When you think of couture, you most likely think of Paris. That’s where all the historic ateliers are located and where the Chambre Syndicale de la Haute Couture—the organization tasked with determining who is truly an haute couture house—operates.
When they founded Ralph & Russo in 2007, Tamara Ralph and Michael Russo decided instead that London was a better fit. The city was a hub for their current and soon-to-be international customers (for business, for boarding school, etc.). Plus, it had its own kind of handmade artisan traditions.
That choice proved not to be a misstep, and several years later, the Chambre Syndicale invited the brand to show in Paris for Haute Couture Week. Ralph and Russo continue to operate a little differently from the crowd—giving clients lots of face time, engagement, and space for direct input.
Clearly, their approach is working. The luxury brand has expanded to ready-to-wear and is rolling out an international retail plan. Whitewall spoke with Ralph and Russo about broadening their reach while maintaining their customer-comes-first focus.
WHITEWALL: Tamara, you grew up surrounded by generations of couturiers. Was it ever a question for you that you’d be a couturier yourself?
TAMARA RALPH: Fashion and design have been prominent influences on my life from a very young age, particularly in a couture sense, as I was always surrounded by it. I explored my mother’s pattern archive and began creating pieces when I was still at school, so I don’t think that it was ever really a question for me!
WHITEWALL: When the two of you launched the brand in 2007, why did couture make the most sense for you (versus ready-to-wear)?
TR: I was already creating bespoke gowns for clients in Australia and wanted to take my expertise to a new level, incorporating the core qualities of quality and craftsmanship that couture is founded upon. I’ve always found the creative boundaries of couture to be limitless; having that freedom with my creative vision has been a true driving force.
WW: Why did you want to be London-based?
MICHAEL RUSSO: It’s where the inception of the brand took place. Whilst Paris will always be at the heart of couture, we wanted to acknowledge the history of excellence in design and craft that lies within London and present an offering which had not previously been accessible here.
WW: How do you think your being based in London has affected the success of the brand?
MR: Launching in London was a challenge at first, though as one of the world’s fashion capitals and a cosmopolitan hub for travel and creativity, it allowed us to address the market’s demands and engage an audience who frequently travel to London.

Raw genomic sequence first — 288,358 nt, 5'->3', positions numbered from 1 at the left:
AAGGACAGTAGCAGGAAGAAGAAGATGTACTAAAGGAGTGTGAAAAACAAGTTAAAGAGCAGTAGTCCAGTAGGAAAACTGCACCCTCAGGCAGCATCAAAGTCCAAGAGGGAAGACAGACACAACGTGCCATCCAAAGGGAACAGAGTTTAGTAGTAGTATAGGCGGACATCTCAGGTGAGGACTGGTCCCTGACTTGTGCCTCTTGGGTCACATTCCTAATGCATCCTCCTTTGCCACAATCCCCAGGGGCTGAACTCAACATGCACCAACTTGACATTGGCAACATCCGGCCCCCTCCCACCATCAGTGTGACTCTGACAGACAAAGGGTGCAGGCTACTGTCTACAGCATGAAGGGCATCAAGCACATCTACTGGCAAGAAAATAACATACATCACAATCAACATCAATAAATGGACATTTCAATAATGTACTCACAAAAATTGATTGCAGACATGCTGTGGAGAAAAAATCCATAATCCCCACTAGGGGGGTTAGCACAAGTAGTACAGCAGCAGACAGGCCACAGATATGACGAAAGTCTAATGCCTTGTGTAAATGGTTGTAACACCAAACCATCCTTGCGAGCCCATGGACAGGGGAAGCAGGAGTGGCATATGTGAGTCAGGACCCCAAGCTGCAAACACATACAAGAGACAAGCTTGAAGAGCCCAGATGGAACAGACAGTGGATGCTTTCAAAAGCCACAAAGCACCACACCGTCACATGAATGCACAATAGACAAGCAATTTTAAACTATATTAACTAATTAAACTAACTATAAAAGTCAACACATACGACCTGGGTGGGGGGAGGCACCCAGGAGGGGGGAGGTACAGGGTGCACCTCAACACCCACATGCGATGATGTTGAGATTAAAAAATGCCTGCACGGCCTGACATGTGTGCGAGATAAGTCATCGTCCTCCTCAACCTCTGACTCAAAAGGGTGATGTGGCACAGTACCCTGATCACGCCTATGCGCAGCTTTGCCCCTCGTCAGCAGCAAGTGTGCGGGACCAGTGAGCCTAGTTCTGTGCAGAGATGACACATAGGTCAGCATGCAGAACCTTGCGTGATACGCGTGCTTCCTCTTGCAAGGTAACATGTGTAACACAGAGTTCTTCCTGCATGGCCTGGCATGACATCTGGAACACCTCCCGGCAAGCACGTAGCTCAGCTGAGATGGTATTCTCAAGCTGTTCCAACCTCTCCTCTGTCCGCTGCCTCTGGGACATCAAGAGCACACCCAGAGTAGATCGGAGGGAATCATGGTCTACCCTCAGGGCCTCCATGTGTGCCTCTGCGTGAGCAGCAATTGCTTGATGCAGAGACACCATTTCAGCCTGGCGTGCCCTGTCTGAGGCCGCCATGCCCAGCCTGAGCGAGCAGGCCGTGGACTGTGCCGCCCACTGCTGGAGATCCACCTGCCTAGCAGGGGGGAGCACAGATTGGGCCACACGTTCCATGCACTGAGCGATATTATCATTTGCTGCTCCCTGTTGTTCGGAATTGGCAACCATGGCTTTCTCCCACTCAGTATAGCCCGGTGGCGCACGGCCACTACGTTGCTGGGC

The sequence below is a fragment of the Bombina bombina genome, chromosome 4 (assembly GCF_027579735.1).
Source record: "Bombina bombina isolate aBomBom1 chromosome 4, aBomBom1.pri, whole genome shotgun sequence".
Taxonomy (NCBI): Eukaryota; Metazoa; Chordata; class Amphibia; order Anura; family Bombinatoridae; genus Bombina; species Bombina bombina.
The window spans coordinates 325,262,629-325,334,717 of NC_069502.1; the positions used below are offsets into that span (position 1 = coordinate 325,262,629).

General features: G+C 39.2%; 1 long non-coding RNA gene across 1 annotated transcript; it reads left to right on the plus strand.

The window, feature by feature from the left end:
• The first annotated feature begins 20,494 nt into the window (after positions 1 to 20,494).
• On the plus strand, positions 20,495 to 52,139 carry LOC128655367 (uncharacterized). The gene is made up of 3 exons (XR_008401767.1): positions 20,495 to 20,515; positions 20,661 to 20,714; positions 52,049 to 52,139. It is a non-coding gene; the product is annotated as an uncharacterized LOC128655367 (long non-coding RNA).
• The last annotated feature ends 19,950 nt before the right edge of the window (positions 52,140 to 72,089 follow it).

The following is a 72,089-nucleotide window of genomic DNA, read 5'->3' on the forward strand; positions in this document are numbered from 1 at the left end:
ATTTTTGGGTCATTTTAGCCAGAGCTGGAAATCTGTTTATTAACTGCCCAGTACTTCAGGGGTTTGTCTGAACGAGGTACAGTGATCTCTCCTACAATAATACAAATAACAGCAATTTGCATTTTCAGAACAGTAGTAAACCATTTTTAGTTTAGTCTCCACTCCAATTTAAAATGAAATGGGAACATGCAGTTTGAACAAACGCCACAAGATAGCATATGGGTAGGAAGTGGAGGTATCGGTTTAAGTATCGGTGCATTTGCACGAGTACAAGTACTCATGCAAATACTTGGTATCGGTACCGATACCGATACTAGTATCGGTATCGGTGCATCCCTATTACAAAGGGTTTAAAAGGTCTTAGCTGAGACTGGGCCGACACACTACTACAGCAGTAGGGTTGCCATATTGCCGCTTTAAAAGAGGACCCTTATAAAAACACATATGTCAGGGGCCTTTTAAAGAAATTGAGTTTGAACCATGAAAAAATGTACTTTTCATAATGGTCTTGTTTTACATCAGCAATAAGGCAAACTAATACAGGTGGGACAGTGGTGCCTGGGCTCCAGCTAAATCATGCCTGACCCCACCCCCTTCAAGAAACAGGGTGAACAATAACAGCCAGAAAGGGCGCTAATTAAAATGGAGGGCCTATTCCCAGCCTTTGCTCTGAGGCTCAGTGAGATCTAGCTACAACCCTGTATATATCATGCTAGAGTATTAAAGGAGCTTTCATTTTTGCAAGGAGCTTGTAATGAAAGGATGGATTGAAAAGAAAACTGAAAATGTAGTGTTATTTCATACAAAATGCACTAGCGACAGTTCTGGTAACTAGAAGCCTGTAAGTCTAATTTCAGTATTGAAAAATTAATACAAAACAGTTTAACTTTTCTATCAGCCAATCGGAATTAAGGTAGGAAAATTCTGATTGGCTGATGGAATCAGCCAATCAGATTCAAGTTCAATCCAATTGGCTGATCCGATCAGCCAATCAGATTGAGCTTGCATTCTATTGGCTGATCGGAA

WW: How have you seen it affect the fashion world in London, being that you were the first British brand in a century to be invited by the Chambre Syndicale de la Haute Couture to show in Paris?
MR: Being invited by the Chambre Syndicale will always be one of our greatest accolades, and we are proud to be the only luxury brand with its roots in London representing couture in Paris.
WW: You’ve described Ralph & Russo as not just a couture house, but a luxury brand. Why make that distinction? And what does that mean for you?
MR: A luxury brand incorporates a variety of product categories, and that has always been our goal. Ultimately, we are looking to provide a lifestyle—a world of Ralph & Russo that our customer base can always rely upon for consistent quality and attention to detail.
WW: How are you different from what you’ve described as “arrogant luxury” brands?
MR: Our approach is, and always has been, that the customer comes first. Each piece that we create is completely unique and tailored to our client demand, across all product categories. Their input is paramount to us and this approach ensures that we are creating product that we believe in, as do they.
WW: Why is it so important for you to be—while also being exclusive—accessible and relatable to your clients? How do you ensure that?
MR: The level of personal interaction we maintain with our clients is a fundamental aspect of our business and one that we thoroughly enjoy. We view our clients as extended family and always position their needs at the forefront of any new concept. Introducing additional product categories has allowed us to offer an alternative and more accessible price point, providing opportunity for us to engage and welcome a more varied audience across multiple continents.
WW: Can you tell us about your Mayfair townhouse, where you receive clients? What is that space like? What kind of environment did you want to set up for fittings?
MR: Our London maison epitomizes tranquility. It is a minimalistic yet luxurious space, and the doors are always open to our clientele. We want to ensure that they feel at home with us, to provide them with a peaceful haven in which they never feel rushed or under pressure. It is first and foremost about the experience they have when visiting us.